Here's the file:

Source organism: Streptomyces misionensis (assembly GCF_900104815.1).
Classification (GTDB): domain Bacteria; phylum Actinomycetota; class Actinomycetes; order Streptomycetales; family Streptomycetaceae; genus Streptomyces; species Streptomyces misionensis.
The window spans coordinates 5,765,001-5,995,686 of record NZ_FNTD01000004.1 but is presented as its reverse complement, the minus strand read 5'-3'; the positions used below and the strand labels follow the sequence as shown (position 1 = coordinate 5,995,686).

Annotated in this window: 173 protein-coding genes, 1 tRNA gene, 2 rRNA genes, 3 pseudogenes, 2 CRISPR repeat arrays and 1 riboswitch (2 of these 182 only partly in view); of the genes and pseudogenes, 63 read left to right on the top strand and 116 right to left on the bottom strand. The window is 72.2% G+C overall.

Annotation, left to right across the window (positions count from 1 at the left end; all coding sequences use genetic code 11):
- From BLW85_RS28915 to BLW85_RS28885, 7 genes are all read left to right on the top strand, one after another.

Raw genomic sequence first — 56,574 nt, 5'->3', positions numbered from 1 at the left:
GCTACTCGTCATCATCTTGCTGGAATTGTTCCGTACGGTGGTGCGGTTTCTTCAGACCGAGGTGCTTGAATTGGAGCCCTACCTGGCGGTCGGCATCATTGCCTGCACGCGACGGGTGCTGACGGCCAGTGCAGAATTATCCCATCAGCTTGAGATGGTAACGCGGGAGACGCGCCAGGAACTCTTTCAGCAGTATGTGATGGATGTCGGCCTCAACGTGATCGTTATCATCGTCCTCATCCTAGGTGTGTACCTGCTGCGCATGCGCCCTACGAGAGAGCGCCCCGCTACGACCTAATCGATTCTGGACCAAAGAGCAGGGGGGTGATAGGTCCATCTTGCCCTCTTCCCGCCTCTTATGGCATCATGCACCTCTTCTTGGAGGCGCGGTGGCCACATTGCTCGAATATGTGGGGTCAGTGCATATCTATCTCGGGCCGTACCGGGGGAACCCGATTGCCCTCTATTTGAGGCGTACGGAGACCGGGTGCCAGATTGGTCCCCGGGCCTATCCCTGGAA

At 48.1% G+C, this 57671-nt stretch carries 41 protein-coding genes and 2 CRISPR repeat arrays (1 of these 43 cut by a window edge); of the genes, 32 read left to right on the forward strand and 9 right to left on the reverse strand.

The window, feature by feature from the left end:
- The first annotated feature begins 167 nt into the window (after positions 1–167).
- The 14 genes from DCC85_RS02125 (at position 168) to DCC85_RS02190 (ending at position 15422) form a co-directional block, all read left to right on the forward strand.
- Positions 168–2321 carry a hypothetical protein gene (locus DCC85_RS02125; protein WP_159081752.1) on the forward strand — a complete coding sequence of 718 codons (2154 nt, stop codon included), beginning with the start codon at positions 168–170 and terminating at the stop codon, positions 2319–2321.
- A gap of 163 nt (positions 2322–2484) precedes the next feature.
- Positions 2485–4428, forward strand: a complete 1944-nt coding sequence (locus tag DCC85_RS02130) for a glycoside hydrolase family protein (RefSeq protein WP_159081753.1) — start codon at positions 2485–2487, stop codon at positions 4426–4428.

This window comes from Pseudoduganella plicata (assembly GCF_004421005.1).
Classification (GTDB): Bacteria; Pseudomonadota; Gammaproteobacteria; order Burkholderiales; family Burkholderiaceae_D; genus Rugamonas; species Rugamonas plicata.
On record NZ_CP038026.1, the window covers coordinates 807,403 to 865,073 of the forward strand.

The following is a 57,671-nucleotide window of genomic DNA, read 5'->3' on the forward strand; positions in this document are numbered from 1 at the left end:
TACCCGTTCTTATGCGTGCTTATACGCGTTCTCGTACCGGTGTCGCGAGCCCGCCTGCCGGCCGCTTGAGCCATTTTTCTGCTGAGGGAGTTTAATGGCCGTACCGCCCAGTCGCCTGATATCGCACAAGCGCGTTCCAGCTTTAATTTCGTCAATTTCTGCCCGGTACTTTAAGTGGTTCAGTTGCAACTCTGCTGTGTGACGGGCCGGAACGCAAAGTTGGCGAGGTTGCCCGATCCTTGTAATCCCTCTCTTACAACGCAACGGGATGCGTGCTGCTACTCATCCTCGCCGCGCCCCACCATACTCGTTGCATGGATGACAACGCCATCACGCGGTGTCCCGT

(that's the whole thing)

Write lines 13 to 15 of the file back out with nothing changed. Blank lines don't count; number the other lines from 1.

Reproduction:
- Positions 168–2321 carry a hypothetical protein gene (locus DCC85_RS02125; protein WP_159081752.1) on the forward strand — a complete coding sequence of 718 codons (2154 nt, stop codon included), beginning with the start codon at positions 168–170 and terminating at the stop codon, positions 2319–2321.
- A gap of 163 nt (positions 2322–2484) precedes the next feature.
- Positions 2485–4428, forward strand: a complete 1944-nt coding sequence (locus tag DCC85_RS02130) for a glycoside hydrolase family protein (RefSeq protein WP_159081753.1) — start codon at positions 2485–2487, stop codon at positions 4426–4428.